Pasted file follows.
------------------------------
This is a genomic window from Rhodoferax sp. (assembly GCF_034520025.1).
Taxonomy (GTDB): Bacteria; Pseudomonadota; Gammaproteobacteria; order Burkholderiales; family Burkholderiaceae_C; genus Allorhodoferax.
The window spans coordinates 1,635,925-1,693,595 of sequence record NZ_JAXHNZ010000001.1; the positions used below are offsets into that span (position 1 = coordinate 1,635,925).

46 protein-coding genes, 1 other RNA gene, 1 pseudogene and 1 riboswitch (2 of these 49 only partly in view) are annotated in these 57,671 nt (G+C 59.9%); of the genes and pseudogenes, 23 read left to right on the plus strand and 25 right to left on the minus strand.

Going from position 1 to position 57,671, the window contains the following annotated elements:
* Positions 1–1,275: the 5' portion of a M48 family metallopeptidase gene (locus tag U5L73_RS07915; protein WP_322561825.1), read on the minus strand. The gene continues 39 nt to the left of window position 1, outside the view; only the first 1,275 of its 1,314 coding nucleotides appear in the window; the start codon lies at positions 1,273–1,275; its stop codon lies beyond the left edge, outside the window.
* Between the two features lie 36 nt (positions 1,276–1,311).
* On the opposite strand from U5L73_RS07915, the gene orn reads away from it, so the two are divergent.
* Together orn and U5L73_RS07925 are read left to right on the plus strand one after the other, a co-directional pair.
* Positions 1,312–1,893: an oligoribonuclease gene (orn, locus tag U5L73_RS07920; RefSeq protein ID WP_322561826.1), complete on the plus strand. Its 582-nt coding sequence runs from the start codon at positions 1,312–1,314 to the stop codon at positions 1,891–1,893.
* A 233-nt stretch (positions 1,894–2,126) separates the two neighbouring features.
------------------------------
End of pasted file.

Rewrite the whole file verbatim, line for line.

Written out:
This is a genomic window from Rhodoferax sp. (assembly GCF_034520025.1).
Taxonomy (GTDB): Bacteria; Pseudomonadota; Gammaproteobacteria; order Burkholderiales; family Burkholderiaceae_C; genus Allorhodoferax.
The window spans coordinates 1,635,925-1,693,595 of sequence record NZ_JAXHNZ010000001.1; the positions used below are offsets into that span (position 1 = coordinate 1,635,925).

46 protein-coding genes, 1 other RNA gene, 1 pseudogene and 1 riboswitch (2 of these 49 only partly in view) are annotated in these 57,671 nt (G+C 59.9%); of the genes and pseudogenes, 23 read left to right on the plus strand and 25 right to left on the minus strand.

Going from position 1 to position 57,671, the window contains the following annotated elements:
* Positions 1–1,275: the 5' portion of a M48 family metallopeptidase gene (locus tag U5L73_RS07915; protein WP_322561825.1), read on the minus strand. The gene continues 39 nt to the left of window position 1, outside the view; only the first 1,275 of its 1,314 coding nucleotides appear in the window; the start codon lies at positions 1,273–1,275; its stop codon lies beyond the left edge, outside the window.
* Between the two features lie 36 nt (positions 1,276–1,311).
* On the opposite strand from U5L73_RS07915, the gene orn reads away from it, so the two are divergent.
* Together orn and U5L73_RS07925 are read left to right on the plus strand one after the other, a co-directional pair.
* Positions 1,312–1,893: an oligoribonuclease gene (orn, locus tag U5L73_RS07920; RefSeq protein ID WP_322561826.1), complete on the plus strand. Its 582-nt coding sequence runs from the start codon at positions 1,312–1,314 to the stop codon at positions 1,891–1,893.
* A 233-nt stretch (positions 1,894–2,126) separates the two neighbouring features.